Above: The First Convent / Below: the present Convent.
In February 1932 the first Convent on this site was destroyed by fire...
"The Sisters and the parishioners did not give up. The big house opposite the church, then owned by Teddy Doucette, was made available as living quarters for the Sisters and some classrooms, and the remaining classes were accommodated in the Parish Hall. The boarders were lodged with families in the village. Classes were resumed the very next day, after books were secured from Charlottetown.
With insurance money for materials, the parishioners decided they could build a new convent if volunteer labour were provided. The traditional generosity of the people and their tremendous loyalty to the convent made it possible to erect a convent that summer, using the repaired foundation and an almost identical design. Missing were the third floor dormer windows which had given the original convent an air of style. The Sisters and pupils moved into the new building in December, 1932. At the time of the re-building, Sr. St. Joseph du Sauveur, who had done so much for the former convent, was retired in Montreal. But her love for Rustico prompted her to help. She had a truck box placed near the entrance to the Motherhouse with a sign, "Donations for the Convent in Rustico".
Even with the new convent building, better salaries for the teachers, and many successes in the training of youth, all was not easy. Declining enrollment in the thirties threatened their government salaries, and changes in lifestyles made boarding schools less popular. But another boost for the convent occurred when a Grade Eleven Class was opened in 1950. This put the Convent School in the category of Senior High School, and though the classes were small, their success in Maritime Board Examinations was testimony to the quality of the teaching found in Rustico Convent. In 1953, the Grade Eleven Class was combined with that of North Rustico.
The late fifties and early sixties brought more changes which affected the convent in Rustico. Consolidation of schools brought bus transportation into the picture, and soon boarding schools were completely out of date. To provide space for the now larger classes, the Department of Education in 1963 had a new elementary school built near St. Augustine's Church, and this move left more vacant space at the convent. The Sisters continued to live there and teach at the new school, named St. Augustine's School, but as the number of Sisters on the staff decreased, they found it more convenient to live at Stella Maris Convent in North Rustico and commute to school.
For a few years the convent was used as a summer residence for Sisters of Notre Dame in the Maritime, but this plan proved too costly, and in 1973, the convent was sold to Jack Pound and Joe Jabbour under the company name of J and J Estates. For a short time they operated a motel and Restaurant under the name Belcourt Lodge and Restaurant. Lack of modern facilities and other handicaps hindered the success of their enterprise. Meanwhile, the Roman Catholic Diocese of Charlottetown had a committee searching for a facility for Retreats and other religious programs, and in 1977 it was decided to buy the former St. Augustine's Convent for a Retreat House. For four years the Retreat House program gradually grew under the direction of Donald Doucette of Rusticoville, and then in 1981, two Sisters of St. Martha came to live at the Retreat House and carry out the tasks of administration. They were: Sister Bernice Cullen and Sister Carmelita Soloman. Later a third Sister, Sister Frances Murphy, joined the staff. Belcourt Centre has a full yearly schedule of events fro Spiritual Renewal, and for the parishioners who had supported the convent so faithfully, it has been great joy "to see the lights in the convent again".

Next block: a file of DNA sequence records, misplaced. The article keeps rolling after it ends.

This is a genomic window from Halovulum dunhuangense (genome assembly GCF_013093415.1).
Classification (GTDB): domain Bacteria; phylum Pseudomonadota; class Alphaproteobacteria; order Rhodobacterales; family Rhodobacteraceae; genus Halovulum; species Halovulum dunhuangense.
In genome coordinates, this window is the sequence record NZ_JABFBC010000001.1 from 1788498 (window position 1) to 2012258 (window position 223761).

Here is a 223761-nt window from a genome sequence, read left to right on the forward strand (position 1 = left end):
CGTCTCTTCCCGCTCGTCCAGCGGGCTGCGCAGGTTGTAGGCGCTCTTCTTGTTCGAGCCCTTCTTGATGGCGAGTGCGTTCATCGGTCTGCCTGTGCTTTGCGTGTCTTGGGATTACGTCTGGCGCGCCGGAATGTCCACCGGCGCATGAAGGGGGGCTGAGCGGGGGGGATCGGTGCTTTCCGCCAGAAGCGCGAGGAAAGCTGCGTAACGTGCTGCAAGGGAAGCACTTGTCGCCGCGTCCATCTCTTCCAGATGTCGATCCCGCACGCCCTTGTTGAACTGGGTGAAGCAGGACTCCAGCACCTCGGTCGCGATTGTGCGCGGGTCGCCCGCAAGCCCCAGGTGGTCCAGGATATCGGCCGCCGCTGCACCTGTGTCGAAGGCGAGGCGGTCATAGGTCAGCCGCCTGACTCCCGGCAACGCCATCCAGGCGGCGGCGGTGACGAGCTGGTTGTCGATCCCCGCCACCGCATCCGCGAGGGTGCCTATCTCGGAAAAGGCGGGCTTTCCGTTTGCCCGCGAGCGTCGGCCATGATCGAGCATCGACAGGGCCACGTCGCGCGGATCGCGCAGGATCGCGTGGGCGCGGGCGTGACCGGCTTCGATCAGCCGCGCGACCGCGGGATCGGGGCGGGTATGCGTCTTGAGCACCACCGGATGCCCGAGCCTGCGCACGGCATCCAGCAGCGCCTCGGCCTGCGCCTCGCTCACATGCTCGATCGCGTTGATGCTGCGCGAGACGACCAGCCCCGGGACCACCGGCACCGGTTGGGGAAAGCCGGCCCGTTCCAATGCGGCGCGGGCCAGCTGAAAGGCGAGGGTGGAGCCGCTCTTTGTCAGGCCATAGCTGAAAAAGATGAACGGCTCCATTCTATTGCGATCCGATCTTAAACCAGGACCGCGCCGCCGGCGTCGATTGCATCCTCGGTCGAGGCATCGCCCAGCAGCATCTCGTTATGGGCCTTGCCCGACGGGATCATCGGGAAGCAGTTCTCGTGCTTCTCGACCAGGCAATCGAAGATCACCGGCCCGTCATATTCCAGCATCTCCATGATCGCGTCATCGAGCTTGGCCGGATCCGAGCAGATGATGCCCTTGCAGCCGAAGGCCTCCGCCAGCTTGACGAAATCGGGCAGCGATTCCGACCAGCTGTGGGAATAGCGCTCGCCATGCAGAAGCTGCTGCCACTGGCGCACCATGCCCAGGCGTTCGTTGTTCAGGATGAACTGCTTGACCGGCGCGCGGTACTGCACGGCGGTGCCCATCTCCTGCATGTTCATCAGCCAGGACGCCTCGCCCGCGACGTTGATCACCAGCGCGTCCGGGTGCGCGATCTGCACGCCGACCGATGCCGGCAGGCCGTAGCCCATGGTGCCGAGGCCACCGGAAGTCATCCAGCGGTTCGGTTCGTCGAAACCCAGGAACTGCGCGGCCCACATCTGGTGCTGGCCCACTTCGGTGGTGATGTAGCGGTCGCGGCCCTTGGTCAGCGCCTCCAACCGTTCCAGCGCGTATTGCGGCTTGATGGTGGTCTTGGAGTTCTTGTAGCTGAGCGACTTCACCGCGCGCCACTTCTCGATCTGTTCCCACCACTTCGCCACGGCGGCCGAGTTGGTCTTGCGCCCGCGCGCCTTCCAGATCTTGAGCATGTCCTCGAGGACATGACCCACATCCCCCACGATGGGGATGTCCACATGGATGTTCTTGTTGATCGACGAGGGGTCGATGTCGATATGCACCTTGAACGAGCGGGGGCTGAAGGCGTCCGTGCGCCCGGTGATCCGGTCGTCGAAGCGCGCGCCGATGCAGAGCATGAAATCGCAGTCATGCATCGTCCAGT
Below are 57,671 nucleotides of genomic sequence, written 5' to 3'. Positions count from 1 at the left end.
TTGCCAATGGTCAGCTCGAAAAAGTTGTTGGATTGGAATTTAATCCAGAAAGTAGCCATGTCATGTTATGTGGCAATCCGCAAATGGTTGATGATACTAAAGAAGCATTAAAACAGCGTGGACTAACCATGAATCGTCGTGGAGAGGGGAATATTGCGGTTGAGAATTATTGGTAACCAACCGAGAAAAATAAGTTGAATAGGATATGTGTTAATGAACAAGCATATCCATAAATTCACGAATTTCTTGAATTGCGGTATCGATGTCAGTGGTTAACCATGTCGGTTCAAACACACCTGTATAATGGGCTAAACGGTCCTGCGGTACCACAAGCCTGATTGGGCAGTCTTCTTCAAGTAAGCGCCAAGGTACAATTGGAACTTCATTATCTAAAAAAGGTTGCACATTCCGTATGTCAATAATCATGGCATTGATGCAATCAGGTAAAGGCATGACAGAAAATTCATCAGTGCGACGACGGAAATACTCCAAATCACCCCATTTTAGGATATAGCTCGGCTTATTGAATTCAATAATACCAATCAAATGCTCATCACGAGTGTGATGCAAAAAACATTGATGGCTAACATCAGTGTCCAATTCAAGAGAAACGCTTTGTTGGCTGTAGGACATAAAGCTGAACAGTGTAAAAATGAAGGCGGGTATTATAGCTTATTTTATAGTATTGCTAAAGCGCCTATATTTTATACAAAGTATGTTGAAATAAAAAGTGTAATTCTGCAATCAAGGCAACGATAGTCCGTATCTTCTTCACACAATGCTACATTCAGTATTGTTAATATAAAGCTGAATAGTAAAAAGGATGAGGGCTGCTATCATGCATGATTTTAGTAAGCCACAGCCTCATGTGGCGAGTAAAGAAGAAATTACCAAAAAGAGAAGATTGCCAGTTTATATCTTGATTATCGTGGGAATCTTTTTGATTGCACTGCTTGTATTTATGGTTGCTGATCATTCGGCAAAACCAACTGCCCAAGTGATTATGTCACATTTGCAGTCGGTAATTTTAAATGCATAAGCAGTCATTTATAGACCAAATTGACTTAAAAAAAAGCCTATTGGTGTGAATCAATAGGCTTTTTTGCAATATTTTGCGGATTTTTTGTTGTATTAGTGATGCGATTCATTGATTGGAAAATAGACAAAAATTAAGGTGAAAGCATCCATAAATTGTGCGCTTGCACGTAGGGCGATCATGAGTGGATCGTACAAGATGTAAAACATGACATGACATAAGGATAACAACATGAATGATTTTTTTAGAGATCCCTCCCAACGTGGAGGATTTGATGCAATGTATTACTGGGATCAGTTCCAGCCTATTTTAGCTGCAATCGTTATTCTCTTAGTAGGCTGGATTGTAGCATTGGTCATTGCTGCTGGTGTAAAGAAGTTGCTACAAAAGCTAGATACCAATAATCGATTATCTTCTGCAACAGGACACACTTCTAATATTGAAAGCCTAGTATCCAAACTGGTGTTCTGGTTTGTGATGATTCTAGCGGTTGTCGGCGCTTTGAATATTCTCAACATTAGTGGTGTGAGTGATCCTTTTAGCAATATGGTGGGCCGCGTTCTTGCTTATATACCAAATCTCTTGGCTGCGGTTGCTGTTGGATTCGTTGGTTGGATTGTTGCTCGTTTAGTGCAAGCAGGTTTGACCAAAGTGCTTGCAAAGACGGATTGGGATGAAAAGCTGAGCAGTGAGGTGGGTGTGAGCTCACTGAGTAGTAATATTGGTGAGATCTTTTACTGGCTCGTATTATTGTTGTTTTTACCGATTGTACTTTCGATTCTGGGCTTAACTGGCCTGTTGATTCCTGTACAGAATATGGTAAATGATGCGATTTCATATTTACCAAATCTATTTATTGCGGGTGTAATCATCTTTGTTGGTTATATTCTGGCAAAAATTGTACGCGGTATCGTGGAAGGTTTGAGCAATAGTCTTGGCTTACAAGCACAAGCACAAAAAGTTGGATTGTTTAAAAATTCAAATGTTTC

To reflect adequately on the contribution made by the Sisters of Notre Dame at the convent from 1882 would be a monumental task. Here we have space only to highlight a few outstanding ways in which a lasting impression was effected for people of the parish and far beyond its limits, and mention a few points of special interest in the history of the convent.
Formation in the Christian life was always foremost in the program provided by the Sister, and daily religious instruction and prayer...
Cultural training was offered through music, drama and art; and through instruction and example, pupils acquired a general refinement that has carried down from generation to generation...
The good religious formation provided in the school and the example of the Sisters encouraged those who ere called to the priesthood and the religious life.. For nearly one hundred years, the daughters of Marguerite Bourgeoys gave to Rustico families and to families far beyond the parish boundaries a solid formation in the Christian life, first class instruction in academic subjects, and a cultural education that no report card can evaluate. Though the convent they knew is no more, the people of Rustico recognize that the lives of families trained at the convent were transformed by the Sisters, and their gratitude will not diminish in the years to come. It seems very fitting that the former convent now serves as a Diocesan Retreat House under the name Belcourt Center."